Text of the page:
I have a piece of code like this:

#include <stdio.h>

int add(const int x, const int y);

int main()
    printf("%d", add(9, 8));

    return 0;

int add(int x, int y)
    return x + y;

I forward declared the function "add" with const parameters after that i defined it without the const parameter, and when i compile it the compiler gives no complain.
The out put of the program is: 17. Why does this happen ?

  • 1
    MSVC says warning C4028: formal parameter 1 different from declaration and for parameter 2. Turn up the warnings level? Dec 15, 2021 at 19:44
  • 1
    Did you compile this with all the warnings on?
    – Ed Heal
    Dec 15, 2021 at 19:44
  • I compile it with gcc -Wall -o test test.c, nothing comes up
    – Kain
    Dec 15, 2021 at 19:50
  • 2
    What I mean is it's not a part of your prototype whether the parameter is const or not; it will be erased anyway. It's only important in the function block itself. So it gets ignored. Eg, int a(const int foo); is the same as int a(int);.
    – Neil
    Dec 15, 2021 at 20:10
  • 2
    If anything the reverse makes some sense. Declare int add(int x, int y); and define with int add(const int x, const int y) { ...}. The const serves no purpose in the declaration and without it, reduces clutter. As part of the definition, its useful to assure the values do not changes in the following code. Dec 15, 2021 at 20:16

1 Answer 1


Well, the function declaration and function definition have to be compatible, we all know that. So the same name and same return type and type of parameters. So we know from C11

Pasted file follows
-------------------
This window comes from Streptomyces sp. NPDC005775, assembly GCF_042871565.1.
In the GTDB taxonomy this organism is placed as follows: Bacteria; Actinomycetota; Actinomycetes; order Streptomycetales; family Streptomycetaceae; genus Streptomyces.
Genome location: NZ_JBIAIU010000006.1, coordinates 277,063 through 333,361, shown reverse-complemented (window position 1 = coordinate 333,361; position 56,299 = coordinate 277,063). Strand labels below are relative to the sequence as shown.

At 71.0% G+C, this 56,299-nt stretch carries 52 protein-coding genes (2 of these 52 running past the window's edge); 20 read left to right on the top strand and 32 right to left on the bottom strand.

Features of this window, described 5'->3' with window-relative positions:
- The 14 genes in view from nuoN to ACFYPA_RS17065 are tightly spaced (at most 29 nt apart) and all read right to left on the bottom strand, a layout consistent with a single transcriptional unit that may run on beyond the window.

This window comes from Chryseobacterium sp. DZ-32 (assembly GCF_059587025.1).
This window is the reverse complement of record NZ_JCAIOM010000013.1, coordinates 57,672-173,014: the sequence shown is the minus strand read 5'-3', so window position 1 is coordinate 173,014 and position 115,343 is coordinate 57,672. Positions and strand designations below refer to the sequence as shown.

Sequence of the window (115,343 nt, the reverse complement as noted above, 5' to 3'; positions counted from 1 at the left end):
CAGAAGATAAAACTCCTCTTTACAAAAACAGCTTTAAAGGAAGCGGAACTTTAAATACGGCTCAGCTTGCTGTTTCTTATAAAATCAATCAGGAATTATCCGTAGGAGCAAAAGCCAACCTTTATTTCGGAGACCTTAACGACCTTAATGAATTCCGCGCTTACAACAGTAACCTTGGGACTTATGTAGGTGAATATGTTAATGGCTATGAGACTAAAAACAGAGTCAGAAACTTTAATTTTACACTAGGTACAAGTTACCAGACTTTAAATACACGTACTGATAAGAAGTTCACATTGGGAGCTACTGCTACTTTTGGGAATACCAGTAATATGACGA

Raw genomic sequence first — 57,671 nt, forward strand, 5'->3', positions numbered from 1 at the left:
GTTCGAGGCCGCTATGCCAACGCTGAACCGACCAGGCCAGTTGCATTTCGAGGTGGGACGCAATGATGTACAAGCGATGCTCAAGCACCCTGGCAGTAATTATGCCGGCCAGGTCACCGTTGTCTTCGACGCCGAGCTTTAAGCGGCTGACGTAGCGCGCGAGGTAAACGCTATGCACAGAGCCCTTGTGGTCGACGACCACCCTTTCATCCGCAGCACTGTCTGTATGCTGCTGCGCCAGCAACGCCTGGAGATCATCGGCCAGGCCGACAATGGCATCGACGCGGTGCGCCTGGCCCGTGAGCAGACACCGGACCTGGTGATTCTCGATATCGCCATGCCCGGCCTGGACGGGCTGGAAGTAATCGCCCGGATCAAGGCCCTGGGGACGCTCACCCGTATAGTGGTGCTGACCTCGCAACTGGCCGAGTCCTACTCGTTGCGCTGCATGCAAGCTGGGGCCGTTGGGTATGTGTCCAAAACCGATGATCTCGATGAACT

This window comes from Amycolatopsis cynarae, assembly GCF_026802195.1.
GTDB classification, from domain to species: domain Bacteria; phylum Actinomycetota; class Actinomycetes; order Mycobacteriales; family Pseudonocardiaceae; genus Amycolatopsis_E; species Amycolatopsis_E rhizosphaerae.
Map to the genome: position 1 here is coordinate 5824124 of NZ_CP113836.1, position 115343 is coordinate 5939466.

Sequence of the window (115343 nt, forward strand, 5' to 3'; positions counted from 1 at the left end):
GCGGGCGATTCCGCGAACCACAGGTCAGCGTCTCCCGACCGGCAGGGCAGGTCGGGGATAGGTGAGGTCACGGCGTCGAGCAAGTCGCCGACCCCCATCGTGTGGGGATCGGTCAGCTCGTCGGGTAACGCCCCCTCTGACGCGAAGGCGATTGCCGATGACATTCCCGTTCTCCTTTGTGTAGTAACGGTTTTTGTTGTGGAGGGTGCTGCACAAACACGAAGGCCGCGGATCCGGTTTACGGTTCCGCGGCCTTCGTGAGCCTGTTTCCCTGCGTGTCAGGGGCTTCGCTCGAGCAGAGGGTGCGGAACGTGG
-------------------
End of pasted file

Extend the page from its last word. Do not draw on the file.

For two function types to be compatible, [...] corresponding parameters shall have compatible types. [...]

But, there is an explicit backdoor, later in that text:

(In the determination of type compatibility [...] each parameter declared with qualified type is taken as having the unqualified version of its declared type.)

The type-qualifier is for example const. And it is ignored. You can put any type-qualifier and it is just ignored when checking if the function declarations are the same with each other.

int func(int n);
int func(volatile int n);
int func(const int n);
int func(const volatile int n);
int func(int n) {
    return n;
  • Interesting. So MSVC produces an irrelevant warning?
    – tstanisl
    Dec 15, 2021 at 22:11
  • 1
    @tstanisl I don't think the warning is irrelevant. Even if the behavior is well defined by the standard, a difference between declaration and definition is at least suspicious and may be unintentional. (The programmer might have forgotten to add the qualifyer in the definition.)
    – Bodo
    Dec 16, 2021 at 12:34

Your Answer

By clicking “Post Your Answer”, you agree to our terms of service and acknowledge you have read our privacy policy.

Not the answer you're looking for? Browse other questions tagged or ask your own question.